|Demonstrators hold a modified version of the ANAPO political party's flag.|
|Hooded protesters lined up on La Plaza del Che.|
Hooded youths, many in uniforms decorated with the name of the extinct M-19 guerrilla group, were parading about firing off smokebombs and firecrackers and haranging about socialism, Simon Bolivar and against the United States. The plaza was decorated with the symbols of the ELN and FARC guerrillas, both of whom are considered to be terrorists by the US, Colombia and the European Union.
If something like this took place in the U.S., I imagine the campus and probably the surrounding city blocks would be evacuated and the mayor would be on hand yelling thru a megaphone and pretending to take command.
|Students watch the demonstration underneath the image of |
Camilo Torres, a priest who joined the ELN guerrillas.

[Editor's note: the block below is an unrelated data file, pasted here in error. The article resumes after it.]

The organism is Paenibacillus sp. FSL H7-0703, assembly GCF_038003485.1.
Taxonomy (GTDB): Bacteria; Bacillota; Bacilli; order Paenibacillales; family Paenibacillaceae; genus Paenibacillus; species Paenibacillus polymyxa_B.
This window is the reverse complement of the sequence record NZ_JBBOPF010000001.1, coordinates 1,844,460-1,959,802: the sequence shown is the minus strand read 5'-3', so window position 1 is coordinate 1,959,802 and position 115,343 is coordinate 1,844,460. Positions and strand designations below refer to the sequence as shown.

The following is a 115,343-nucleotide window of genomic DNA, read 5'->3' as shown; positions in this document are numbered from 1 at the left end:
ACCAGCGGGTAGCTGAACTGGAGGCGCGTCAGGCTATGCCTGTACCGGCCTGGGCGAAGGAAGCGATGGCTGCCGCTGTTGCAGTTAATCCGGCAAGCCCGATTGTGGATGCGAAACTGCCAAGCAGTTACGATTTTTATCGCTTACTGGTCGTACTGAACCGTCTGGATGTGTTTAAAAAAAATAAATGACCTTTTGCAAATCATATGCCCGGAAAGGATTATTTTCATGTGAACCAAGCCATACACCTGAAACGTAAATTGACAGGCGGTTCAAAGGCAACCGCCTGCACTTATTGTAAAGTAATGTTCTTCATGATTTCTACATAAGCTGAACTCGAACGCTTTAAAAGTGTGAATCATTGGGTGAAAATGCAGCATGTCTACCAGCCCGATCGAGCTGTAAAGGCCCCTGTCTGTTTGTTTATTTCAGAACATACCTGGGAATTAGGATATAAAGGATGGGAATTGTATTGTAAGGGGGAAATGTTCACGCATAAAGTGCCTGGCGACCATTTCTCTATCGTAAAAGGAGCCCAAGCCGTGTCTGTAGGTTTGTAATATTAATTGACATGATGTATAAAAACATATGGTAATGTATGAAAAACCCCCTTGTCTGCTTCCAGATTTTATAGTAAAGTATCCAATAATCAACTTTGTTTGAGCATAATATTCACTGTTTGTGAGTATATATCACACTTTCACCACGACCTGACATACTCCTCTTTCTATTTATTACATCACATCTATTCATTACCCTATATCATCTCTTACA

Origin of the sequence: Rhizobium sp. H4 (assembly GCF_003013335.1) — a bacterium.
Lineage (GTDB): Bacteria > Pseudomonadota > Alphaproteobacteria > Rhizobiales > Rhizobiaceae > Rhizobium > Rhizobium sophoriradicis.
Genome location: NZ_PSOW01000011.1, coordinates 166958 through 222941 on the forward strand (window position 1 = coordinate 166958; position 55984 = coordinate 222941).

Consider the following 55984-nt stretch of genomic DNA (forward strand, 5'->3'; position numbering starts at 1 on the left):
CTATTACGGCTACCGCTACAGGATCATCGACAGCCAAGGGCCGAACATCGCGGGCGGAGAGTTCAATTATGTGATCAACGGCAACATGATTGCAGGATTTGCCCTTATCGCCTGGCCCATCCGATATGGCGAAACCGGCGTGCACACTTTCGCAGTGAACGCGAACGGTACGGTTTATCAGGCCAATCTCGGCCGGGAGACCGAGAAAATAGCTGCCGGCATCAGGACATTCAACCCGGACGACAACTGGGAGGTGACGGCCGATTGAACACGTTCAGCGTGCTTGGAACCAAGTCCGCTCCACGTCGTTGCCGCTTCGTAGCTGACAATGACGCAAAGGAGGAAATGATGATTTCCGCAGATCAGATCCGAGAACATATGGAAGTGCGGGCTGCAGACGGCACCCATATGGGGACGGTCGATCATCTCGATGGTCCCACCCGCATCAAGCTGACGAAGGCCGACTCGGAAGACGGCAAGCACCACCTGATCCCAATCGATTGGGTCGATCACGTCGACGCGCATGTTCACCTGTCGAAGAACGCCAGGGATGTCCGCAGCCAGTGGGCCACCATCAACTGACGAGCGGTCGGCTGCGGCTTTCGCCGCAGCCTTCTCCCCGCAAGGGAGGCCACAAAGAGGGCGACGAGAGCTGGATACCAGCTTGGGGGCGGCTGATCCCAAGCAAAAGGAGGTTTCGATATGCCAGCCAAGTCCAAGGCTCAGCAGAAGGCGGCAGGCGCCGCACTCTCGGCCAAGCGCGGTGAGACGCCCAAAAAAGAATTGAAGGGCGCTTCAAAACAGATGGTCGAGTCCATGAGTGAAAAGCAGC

Today was the anniversary of the April, 19 1970 election in which a conservative candidate was narrowly elected president, defeating one-time dictator Gustavo Rojas Pinilla. Rojas Pinilla's side cried fraud, giving birth to the M-19 guerrilla movement.
How inspiring is the M-19 movement? Today, several of the group's ex-leaders are in government, the most prominent of them Bogotá Mayor Gustavo Petro, who is wrestling with less-than-inspiring issues such as garbage collection, traffic jams and tax collection.
For a violent riot at La Nacho the other day see this blogpost:
|Rallying under Che Guevara, their inspiration.|
|Painting a mural about the M-19 guerrillas.|
|Students read literature handed out by the demonstrators.|
|Firing off firecrackers.|
|Students, unfazed, walk thru the smoke from one of the protesters' smoke bombs.|
By Mike Ceaser, of Bogotá Bike Tours